#SmutMarathon Round 3 Musings

The Challenge:

Write an erotic/sexy conversation between two people.
(Your story should have at least 75% dialogue)

 

Specific requirements:
– at least 75% dialogue in your story.
– your story is between 180-200 words. No less, no more.
– give your story a title of 2-3 words (this is not part of the word count required)
– Tip: if your story is 180 words long, then 135 words should be between dialogue tags. If your story is 200 words long, 150 words should be between dialogue tags.

I’m not gonna lie – this was a hard challenge. As I was struggling with it, trying to write a story (or a hint at one) in 75% dialogue, I thought a few times, “It just can’t be done.” Or maybe “done well.” But after reading others’ entries during the voting round, I found that, while yes, it was difficult, and while yes, many (in my opinion) didn’t succeed in the “doing it well” part, there were many that did succeed, and proved me wrong. I was heartened to see that. The world needs good writers of smut, and I am enjoying getting to know some of them through their submissions to the Marathon. And again, I am enjoying (even when I am gnashing my teeth) the challenge of creating something out of nothing, of pushing myself to a) fulfill the parameters set before me, and b) finish with something I can feel good about submitting.

I honestly think this challenge would have been better served to have either had a higher word count or to have been more like 65% dialogue. There’s just so little story-building you can do with dialogue alone, and as a result, a lot of what we saw were the “tell me your fantasy” type stories. It don’t blame people for using that trope, but it did get a wee bit tiresome to read through. Another negative: one of the first things that seems to have gone in the quest for more dialogue, less description, etc., were dialogue tags (he said, she said) and even the barest of descriptions of characters. I have a really hard time falling into a scene if I can’t at least get some indication of who is speaking, and following long sections of dialogue – especially when it is not punctuated correctly – made me frustrated instead of titillated. I found that in my own writing even: I had to strip my characters of any description in order to have enough non-dialogue words to set a scene. And I like to set a scene. To give some background so that you know this isn’t just two people making words at each other, without any context. I think the challenges of the requirements forced a lot of people into doing just that.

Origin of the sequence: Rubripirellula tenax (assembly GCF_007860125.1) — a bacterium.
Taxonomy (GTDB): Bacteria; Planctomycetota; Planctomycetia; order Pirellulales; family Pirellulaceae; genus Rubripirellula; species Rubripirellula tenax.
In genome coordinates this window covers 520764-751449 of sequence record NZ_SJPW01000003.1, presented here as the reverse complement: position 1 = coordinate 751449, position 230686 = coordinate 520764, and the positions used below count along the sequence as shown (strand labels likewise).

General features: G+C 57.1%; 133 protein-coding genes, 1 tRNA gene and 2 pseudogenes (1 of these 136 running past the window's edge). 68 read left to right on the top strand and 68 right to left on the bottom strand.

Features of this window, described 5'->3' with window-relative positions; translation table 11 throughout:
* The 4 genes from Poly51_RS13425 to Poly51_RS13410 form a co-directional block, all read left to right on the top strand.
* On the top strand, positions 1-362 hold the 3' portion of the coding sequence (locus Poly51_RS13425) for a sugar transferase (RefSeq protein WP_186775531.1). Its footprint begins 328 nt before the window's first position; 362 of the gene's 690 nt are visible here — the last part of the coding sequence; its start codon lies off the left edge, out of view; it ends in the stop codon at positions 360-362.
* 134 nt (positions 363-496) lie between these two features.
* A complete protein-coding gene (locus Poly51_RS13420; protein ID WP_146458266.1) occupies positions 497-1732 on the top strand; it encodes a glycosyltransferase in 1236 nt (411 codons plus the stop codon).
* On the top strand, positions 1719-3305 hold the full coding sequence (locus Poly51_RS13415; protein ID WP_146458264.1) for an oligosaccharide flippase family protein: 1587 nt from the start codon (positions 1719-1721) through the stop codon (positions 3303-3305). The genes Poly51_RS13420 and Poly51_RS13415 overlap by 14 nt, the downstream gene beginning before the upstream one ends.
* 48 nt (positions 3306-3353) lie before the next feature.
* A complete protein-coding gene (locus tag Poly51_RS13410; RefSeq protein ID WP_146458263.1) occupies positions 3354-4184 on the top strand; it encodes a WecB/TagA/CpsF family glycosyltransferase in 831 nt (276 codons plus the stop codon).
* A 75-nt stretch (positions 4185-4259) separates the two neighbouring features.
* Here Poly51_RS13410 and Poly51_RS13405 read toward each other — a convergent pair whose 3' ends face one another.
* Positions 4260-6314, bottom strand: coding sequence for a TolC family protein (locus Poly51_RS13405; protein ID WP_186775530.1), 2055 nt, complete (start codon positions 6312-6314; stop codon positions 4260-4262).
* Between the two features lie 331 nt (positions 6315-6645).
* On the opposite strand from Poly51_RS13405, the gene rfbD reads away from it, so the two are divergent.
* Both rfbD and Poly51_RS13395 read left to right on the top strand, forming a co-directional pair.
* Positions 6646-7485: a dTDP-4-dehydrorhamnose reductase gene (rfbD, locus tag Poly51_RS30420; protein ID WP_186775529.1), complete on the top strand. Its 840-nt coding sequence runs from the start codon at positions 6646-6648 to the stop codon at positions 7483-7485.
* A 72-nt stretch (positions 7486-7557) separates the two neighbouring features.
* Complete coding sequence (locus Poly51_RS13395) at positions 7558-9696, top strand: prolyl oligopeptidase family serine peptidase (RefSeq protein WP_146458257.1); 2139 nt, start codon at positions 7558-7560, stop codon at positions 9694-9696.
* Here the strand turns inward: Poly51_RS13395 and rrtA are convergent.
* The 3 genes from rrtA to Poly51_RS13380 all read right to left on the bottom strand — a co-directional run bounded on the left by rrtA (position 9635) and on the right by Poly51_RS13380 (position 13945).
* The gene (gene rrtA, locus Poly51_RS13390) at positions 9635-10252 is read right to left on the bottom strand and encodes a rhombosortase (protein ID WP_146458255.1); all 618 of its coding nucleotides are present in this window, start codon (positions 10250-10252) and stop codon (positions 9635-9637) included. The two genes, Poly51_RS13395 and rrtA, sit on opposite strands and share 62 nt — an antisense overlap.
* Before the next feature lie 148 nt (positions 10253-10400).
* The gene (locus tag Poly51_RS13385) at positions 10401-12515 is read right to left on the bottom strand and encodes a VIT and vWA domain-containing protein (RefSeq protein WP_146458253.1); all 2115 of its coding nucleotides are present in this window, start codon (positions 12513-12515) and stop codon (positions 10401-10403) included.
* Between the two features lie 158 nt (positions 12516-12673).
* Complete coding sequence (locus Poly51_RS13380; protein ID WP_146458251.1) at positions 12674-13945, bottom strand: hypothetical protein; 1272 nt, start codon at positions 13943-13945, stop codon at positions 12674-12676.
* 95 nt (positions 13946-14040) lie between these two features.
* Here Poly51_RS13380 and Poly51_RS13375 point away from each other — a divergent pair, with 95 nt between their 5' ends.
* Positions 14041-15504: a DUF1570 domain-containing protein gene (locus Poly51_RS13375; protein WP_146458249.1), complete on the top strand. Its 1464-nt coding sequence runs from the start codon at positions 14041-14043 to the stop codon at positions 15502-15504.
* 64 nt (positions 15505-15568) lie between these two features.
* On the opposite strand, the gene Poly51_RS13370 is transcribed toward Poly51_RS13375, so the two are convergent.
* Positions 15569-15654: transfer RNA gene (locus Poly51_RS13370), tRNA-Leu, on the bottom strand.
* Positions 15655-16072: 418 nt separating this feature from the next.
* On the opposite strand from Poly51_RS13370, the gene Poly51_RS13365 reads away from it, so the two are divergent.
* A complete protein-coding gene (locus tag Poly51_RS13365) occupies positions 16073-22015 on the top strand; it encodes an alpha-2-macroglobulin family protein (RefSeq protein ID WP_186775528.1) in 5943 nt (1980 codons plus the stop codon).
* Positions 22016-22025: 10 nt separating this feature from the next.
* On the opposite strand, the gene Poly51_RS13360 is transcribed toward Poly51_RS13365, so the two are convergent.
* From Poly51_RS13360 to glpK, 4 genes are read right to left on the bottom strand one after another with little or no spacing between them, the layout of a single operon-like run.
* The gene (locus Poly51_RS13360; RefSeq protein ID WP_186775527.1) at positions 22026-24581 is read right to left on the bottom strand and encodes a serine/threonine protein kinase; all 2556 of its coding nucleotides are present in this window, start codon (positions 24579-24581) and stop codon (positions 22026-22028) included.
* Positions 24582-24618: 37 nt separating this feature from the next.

That said, there were several stories that accomplished all of those things: set a context, inspired my interest, titillated me, felt more like a story than just a snippet of dialogue, the dialogue felt real. Dialogue isn’t easy to write well, but it’s an absolutely necessary skill to have; the best writers are able to make us know which character is speaking just by the way they speak.

My final three were:

21) Lost At Si

This entry created a place, gave context to the dialogue, and told a sexy story. I like a story that hints at erotica as much as stories that come right out with it : sexy isn’t always sex, and sex isn’t always sexy. I especially loved this line: “I need,” she smiled, “to educate your tongue.” I could hear the accent in her words. It told a whole story. I had no trouble following who was speaking.

39) Call Me

This one was the exception to what I felt was the easy way to handle the challenge: a phone conversation. It was clever, well-written, and I loved the predicament in it. This one was downright sexy, without trying too hard. My only criticism is the last line, which came off awkward to me.

47) Try Again

I liked this one because it made gentle fun of what so many of us find difficult: saying the words without coming across silly (and why some of the entries fell short, in my opinion.) I could hear them both as individuals, and with very little description, the scene really came through.

A runner-up for me was 63) Stronger Measures. It succeeded in setting a scene in what I felt was a unique way, was written well, with no ambiguity about who was speaking – and one of the central characters never even spoke. And ok, it hit my hot button of objectification, but I never claimed to be totally objective! lol

On to Round 4!

 

Comments

    1. Jade Post author

      Thank you, Marie! I can’t tell you how much I have learned – even when, and maybe most when – I have struggled. Thank you so much for all the work you do to make the Smut Marathon happen. It’s really awakened the writer in me again. xoxo

      Reply
  1. Brigit Delaney

    I agree with all your points here. It is hard to write a good story out of nothing but dialogue, especially one so short. I picked 2 of the same stories you did, Lost at Si and Call Me.

    Reply

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